Who Is Subject to Federal Excise Tax
Items subject to excise duty include (but are not limited to): IRC Section 4221 contains five general excise duty exemptions in Chapters 31 and 32 of Subtitle D. These include exemptions for the first sale of the product (1) for later use; (2) intended for export; 3. refuelling of ships and aircraft; (4) to a state or local government for exclusive use; and (5) to a nonprofit educational organization for exclusive use. The extent to which each of these exemptions applies to the corresponding excise duties is set out below. Excise duties on alcoholic beverages, tobacco products and firearms are administered by the U.S. Department of the Treasury`s Alcohol and Tobacco Tax and Trade Bureau (TTB).  Total excise duty on gasoline, diesel, etc. for each condition was calculated.  In the Energy Improvement and Extension Act of 2008 (PL 110-343), section 206 excludes certain vacuum reduction devices and advanced insulation from the federal excise tax. This Act amends Section 4053 of the Internal Revenue Code. An unusual example of a state “consumption tax” can be found in the state of Hawaii.
Instead of a sales tax, the state of Hawaii levies a tax called the General Excise Tax (GET) on all business activities in the state. The GET is calculated at a rate of 4% for most companies and 0.5% for wholesalers. The tax is imposed on all business entities, so it is essentially levied at each stage of production (material supplier to manufacturer to wholesaler to retailer). The GET is also charged for all business services activities such as real estate brokerage commissions, legal fees and others. A more precise tax term would be value added tax or VAT.  Ad valorem is a Latin expression that literally means “by value”. An ad valorem tax is levied as a percentage. This results in an excise duty based on the value of the product or service. For example, the IRS imposes a 10% consumption tax on indoor tanning services. This means that if a tanning salon charges $100 for a tanning session, they will have to pay the IRS $10 in consumption tax. If the company charges $200 for tanning, it will have to pay a $20 consumption tax. Other types of ad valorem taxes include firearms (10%), airline tickets (7.5%) and heavy goods vehicles (12%).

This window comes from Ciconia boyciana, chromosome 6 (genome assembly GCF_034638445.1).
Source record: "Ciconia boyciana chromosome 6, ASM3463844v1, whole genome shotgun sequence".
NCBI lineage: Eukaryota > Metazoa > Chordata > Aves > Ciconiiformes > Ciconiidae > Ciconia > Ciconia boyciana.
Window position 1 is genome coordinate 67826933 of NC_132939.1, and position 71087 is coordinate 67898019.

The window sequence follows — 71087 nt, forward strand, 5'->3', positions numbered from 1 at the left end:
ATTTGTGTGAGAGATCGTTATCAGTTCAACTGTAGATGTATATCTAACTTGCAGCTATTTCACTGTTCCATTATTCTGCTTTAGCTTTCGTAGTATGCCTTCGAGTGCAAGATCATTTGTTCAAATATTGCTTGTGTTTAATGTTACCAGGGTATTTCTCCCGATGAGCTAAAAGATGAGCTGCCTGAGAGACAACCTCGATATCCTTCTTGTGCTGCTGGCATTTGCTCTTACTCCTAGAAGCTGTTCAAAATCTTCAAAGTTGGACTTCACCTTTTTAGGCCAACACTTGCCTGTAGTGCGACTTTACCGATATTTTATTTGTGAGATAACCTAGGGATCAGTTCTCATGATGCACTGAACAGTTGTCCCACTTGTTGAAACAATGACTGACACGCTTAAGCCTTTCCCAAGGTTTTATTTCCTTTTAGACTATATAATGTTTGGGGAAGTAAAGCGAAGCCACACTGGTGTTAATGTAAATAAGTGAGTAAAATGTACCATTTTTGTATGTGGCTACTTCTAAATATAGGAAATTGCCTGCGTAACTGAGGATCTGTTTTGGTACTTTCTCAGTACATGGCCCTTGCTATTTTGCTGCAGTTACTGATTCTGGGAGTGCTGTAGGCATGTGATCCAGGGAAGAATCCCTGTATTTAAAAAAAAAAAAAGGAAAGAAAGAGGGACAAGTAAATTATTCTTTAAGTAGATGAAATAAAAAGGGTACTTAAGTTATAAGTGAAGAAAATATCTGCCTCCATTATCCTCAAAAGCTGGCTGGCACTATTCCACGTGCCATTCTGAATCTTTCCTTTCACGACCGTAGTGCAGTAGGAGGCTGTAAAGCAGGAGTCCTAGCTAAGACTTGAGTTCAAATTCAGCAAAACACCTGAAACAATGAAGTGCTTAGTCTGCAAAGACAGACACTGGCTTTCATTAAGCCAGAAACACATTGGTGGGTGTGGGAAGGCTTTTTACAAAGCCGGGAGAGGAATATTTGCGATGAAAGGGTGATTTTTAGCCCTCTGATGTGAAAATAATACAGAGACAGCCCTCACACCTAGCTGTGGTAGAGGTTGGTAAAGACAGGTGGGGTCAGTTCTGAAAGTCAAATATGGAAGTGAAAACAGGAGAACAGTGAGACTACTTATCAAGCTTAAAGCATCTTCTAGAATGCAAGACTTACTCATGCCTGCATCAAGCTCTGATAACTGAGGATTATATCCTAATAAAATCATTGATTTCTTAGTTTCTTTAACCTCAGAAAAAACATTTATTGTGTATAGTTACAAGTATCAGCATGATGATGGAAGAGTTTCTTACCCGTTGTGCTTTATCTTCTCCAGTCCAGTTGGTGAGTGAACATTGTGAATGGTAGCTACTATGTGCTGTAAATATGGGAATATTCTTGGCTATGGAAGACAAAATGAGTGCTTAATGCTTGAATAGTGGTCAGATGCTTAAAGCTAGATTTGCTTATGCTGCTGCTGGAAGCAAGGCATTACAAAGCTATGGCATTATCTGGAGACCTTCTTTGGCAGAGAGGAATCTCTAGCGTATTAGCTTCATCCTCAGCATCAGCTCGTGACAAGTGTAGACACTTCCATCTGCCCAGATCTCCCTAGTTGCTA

Property taxes can also be considered a type of ad valorem excise tax. In addition to customs duties, low excise taxes were levied to provide the federal government with additional funds to pay for a portion of its operating costs and allow for the refund to the full U.S. value. The federal debt and the debt that the states had accumulated during the American Revolutionary War. You may not know what excise taxes are now, but they have a direct impact on your personal finances and how much you spend each year. Learning about these taxes can be beneficial if you make an effort to build up your savings and reduce your expenses. Excise duties can be used as Pigouvian taxes or sin taxes to assess externalities. An externality is, in economic terms, the side effect or consequence of an activity that is not reflected in the cost of that activity. For example, excise taxes can be used to reduce the consumption of cigarettes or sugary drinks, reduce pollution or reduce traffic congestion. Federal excise taxes have historical context in the United States. In response to an urgent need for revenue after the American Revolutionary War, after the United States The Constitution was ratified by the Ninth State, in 1788, the newly elected First Congress of the United States was passed and President George Washington signed the Tariff Act of July 4, 1789, which allowed the imposition of customs duties (tariffs) on imported goods. Customs duties and excise taxes were authorized by the U.S.
Constitution and recommended by the first U.S. Secretary of the Treasury, Alexander Hamilton, in 1789 to tax foreign imports. Hamilton believed it was important to put the U.S. federal government on a solid financial footing with good credit and a regular, easy-to-collect stream of income. Customs duties (tariffs) on imported goods, as set by tariff rates, were the source of about 80 to 95 percent of all federal revenue until 1860. After waging a war over taxation (among other things), the U.S. Congress wanted a relatively mundane reliable source of revenue, bringing in enough money to pay down the debt, and paying the federal government relatively inexpensive (at the time) and being relatively easy to collect. The rates met all these criteria.
A sales tax and an excise tax are very similar, but the main difference is that excise tax is only levied on the sale of very specific items.